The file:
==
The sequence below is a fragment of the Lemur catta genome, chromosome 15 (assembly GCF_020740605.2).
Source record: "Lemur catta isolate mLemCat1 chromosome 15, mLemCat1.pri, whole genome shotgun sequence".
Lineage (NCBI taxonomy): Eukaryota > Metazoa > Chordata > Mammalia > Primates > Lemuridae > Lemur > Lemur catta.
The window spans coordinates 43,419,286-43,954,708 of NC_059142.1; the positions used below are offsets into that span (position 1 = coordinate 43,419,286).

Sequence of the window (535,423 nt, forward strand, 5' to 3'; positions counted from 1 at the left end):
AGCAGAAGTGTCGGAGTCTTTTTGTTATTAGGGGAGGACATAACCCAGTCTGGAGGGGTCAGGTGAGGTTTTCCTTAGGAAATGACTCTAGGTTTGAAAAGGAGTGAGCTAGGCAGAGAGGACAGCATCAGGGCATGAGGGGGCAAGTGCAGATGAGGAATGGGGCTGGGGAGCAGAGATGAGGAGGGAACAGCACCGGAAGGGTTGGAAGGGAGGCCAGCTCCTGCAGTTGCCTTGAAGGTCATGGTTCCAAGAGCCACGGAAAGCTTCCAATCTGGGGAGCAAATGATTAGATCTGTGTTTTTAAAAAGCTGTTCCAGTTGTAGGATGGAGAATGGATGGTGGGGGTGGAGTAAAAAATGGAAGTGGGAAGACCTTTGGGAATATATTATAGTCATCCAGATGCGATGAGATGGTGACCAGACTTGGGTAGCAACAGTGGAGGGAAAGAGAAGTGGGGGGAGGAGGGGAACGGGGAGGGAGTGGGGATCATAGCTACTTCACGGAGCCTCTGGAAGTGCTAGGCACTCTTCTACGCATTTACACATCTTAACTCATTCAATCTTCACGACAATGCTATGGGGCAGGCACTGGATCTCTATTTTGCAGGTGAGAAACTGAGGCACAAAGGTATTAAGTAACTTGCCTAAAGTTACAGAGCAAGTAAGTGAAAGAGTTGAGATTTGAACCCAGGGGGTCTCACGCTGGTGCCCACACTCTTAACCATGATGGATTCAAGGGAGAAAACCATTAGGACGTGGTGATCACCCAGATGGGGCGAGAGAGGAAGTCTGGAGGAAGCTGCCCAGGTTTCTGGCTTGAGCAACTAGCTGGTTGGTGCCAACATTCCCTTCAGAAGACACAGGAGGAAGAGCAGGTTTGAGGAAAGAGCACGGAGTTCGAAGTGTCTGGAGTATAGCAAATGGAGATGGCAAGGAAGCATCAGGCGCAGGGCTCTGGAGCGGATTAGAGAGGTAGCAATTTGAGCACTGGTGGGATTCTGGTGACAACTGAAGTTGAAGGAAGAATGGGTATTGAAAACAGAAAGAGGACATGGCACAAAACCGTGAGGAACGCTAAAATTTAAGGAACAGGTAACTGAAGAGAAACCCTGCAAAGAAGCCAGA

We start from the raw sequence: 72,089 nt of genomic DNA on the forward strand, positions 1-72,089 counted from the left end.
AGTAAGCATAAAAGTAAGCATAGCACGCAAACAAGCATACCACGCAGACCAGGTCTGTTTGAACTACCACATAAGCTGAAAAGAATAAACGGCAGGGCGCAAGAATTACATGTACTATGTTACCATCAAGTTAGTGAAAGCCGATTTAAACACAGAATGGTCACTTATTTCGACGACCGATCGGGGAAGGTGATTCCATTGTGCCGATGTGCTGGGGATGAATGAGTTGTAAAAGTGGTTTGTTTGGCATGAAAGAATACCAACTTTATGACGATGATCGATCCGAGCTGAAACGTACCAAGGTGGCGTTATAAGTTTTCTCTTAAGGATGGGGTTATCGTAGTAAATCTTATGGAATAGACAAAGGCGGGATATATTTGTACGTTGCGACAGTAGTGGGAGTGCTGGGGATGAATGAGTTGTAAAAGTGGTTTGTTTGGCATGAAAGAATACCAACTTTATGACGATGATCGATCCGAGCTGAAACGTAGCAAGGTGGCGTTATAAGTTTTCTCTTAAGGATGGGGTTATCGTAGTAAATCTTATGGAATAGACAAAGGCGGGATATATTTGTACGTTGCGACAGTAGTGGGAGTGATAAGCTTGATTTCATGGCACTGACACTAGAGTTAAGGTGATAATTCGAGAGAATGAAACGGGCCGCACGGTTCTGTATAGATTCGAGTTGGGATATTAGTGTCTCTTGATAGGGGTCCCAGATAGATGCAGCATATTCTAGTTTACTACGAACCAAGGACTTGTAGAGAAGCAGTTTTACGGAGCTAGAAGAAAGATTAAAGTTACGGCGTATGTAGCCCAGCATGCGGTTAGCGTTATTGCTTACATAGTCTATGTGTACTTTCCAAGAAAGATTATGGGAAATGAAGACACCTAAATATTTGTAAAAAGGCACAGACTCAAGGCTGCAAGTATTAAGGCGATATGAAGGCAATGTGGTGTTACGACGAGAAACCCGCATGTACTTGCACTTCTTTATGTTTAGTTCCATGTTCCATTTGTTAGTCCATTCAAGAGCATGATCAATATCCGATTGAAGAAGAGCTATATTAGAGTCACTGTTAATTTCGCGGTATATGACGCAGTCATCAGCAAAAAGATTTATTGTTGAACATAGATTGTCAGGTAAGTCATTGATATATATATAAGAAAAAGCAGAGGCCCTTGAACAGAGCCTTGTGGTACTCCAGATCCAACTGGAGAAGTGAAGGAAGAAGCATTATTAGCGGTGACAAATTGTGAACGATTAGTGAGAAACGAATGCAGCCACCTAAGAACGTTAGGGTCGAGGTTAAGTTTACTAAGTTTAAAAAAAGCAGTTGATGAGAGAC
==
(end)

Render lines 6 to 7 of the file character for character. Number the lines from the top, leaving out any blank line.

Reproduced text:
AGCAGAAGTGTCGGAGTCTTTTTGTTATTAGGGGAGGACATAACCCAGTCTGGAGGGGTCAGGTGAGGTTTTCCTTAGGAAATGACTCTAGGTTTGAAAAGGAGTGAGCTAGGCAGAGAGGACAGCATCAGGGCATGAGGGGGCAAGTGCAGATGAGGAATGGGGCTGGGGAGCAGAGATGAGGAGGGAACAGCACCGGAAGGGTTGGAAGGGAGGCCAGCTCCTGCAGTTGCCTTGAAGGTCATGGTTCCAAGAGCCACGGAAAGCTTCCAATCTGGGGAGCAAATGATTAGATCTGTGTTTTTAAAAAGCTGTTCCAGTTGTAGGATGGAGAATGGATGGTGGGGGTGGAGTAAAAAATGGAAGTGGGAAGACCTTTGGGAATATATTATAGTCATCCAGATGCGATGAGATGGTGACCAGACTTGGGTAGCAACAGTGGAGGGAAAGAGAAGTGGGGGGAGGAGGGGAACGGGGAGGGAGTGGGGATCATAGCTACTTCACGGAGCCTCTGGAAGTGCTAGGCACTCTTCTACGCATTTACACATCTTAACTCATTCAATCTTCACGACAATGCTATGGGGCAGGCACTGGATCTCTATTTTGCAGGTGAGAAACTGAGGCACAAAGGTATTAAGTAACTTGCCTAAAGTTACAGAGCAAGTAAGTGAAAGAGTTGAGATTTGAACCCAGGGGGTCTCACGCTGGTGCCCACACTCTTAACCATGATGGATTCAAGGGAGAAAACCATTAGGACGTGGTGATCACCCAGATGGGGCGAGAGAGGAAGTCTGGAGGAAGCTGCCCAGGTTTCTGGCTTGAGCAACTAGCTGGTTGGTGCCAACATTCCCTTCAGAAGACACAGGAGGAAGAGCAGGTTTGAGGAAAGAGCACGGAGTTCGAAGTGTCTGGAGTATAGCAAATGGAGATGGCAAGGAAGCATCAGGCGCAGGGCTCTGGAGCGGATTAGAGAGGTAGCAATTTGAGCACTGGTGGGATTCTGGTGACAACTGAAGTTGAAGGAAGAATGGGTATTGAAAACAGAAAGAGGACATGGCACAAAACCGTGAGGAACGCTAAAATTTAAGGAACAGGTAACTGAAGAGAAACCCTGCAAAGAAGCCAGA

We start from the raw sequence: 72,089 nt of genomic DNA on the forward strand, positions 1-72,089 counted from the left end.